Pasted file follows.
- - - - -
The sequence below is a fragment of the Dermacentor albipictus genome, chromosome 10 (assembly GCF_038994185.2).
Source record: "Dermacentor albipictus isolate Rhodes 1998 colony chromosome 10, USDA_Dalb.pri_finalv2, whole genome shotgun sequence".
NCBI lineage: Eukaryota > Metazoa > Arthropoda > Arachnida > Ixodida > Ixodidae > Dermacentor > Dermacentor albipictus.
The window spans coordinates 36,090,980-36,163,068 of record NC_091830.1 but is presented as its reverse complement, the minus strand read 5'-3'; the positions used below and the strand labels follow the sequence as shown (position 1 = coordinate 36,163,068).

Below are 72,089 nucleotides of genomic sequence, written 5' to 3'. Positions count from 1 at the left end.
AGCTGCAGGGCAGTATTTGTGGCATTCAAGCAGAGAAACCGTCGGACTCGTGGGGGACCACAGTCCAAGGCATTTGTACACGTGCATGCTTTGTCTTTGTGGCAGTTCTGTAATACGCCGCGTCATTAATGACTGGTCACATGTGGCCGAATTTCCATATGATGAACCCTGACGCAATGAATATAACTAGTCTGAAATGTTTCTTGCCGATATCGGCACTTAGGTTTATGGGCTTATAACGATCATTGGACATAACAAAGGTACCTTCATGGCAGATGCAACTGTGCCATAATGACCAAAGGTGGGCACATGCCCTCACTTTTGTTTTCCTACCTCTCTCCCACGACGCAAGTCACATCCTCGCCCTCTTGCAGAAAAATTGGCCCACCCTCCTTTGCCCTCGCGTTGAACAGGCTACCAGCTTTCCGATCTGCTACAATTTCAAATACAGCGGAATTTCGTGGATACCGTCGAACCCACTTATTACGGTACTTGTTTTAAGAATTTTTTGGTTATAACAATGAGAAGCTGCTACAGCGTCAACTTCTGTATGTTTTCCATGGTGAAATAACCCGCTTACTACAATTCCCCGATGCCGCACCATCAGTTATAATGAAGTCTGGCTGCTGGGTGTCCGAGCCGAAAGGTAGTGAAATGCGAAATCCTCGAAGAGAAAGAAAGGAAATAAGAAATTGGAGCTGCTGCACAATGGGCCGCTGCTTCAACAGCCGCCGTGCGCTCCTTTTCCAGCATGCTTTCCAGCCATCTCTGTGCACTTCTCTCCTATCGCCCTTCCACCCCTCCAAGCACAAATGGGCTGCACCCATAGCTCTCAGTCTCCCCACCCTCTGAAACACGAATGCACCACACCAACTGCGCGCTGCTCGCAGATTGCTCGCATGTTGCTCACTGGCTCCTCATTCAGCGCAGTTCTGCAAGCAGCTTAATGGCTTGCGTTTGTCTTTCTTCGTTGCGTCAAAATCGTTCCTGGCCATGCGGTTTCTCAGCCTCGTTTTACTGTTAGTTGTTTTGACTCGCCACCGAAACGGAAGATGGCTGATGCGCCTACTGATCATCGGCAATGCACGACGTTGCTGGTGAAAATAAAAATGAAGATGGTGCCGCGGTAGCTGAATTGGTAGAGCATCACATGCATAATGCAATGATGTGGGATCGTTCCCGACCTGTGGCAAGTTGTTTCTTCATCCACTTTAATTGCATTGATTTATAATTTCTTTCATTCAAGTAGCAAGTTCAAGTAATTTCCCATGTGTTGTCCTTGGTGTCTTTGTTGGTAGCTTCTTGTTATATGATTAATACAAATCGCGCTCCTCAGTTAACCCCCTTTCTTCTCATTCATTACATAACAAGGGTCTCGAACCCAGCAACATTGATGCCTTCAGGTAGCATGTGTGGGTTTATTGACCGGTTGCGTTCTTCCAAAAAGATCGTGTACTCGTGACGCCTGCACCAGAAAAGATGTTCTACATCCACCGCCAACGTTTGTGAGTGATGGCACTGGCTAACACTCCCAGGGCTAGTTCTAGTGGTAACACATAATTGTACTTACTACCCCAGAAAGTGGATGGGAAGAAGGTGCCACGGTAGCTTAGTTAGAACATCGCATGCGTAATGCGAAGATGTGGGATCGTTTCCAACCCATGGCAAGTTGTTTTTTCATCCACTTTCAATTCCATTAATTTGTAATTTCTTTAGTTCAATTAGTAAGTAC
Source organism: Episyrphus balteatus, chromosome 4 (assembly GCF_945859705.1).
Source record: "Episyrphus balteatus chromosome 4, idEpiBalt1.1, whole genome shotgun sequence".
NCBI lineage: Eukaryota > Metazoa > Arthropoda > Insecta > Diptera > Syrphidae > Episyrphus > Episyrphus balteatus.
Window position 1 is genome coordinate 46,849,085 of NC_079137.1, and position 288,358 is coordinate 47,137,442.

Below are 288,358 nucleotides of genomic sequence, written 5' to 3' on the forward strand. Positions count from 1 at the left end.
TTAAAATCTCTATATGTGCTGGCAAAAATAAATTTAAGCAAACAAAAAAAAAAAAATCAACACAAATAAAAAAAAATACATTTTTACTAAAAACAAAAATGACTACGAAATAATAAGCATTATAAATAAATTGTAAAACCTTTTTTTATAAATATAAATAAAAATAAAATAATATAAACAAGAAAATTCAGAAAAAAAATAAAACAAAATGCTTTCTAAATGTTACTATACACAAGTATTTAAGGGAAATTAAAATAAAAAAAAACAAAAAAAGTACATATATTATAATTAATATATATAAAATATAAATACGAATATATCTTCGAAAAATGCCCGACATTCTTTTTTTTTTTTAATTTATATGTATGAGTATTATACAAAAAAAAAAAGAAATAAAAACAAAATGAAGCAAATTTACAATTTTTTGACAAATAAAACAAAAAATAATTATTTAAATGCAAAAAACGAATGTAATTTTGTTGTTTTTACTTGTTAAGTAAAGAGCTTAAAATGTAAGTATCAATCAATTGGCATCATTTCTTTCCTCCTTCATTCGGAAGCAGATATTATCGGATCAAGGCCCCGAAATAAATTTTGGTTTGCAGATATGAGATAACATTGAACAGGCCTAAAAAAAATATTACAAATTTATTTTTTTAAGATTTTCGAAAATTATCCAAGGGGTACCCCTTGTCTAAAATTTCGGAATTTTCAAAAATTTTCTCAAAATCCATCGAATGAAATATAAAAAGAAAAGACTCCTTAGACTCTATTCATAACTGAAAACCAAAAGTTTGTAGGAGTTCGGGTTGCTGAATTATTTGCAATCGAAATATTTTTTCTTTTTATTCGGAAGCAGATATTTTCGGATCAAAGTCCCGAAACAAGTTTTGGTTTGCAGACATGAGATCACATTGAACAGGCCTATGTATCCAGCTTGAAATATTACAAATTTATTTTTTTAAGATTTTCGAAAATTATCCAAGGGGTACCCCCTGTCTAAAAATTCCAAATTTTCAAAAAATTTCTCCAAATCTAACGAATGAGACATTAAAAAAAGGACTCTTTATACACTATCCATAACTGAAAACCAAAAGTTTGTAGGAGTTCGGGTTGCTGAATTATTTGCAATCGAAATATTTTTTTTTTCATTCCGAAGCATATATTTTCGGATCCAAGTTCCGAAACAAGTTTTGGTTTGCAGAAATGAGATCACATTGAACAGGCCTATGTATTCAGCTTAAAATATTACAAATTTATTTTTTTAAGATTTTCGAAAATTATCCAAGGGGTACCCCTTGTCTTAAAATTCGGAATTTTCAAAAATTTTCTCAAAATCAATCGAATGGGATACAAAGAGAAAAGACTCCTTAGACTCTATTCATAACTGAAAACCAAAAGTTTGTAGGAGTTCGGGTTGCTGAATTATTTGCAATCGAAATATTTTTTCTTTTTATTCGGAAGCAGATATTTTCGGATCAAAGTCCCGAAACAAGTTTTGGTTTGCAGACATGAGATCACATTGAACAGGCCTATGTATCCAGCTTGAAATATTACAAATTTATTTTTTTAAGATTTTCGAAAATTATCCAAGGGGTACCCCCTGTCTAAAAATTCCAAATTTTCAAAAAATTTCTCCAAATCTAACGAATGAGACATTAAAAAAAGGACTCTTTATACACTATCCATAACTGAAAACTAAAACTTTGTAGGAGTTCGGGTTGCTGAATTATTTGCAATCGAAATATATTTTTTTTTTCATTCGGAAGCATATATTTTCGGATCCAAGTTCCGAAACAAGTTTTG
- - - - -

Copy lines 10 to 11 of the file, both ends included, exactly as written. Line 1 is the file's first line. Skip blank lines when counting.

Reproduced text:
Window position 1 is genome coordinate 46,849,085 of NC_079137.1, and position 288,358 is coordinate 47,137,442.

Below are 288,358 nucleotides of genomic sequence, written 5' to 3' on the forward strand. Positions count from 1 at the left end.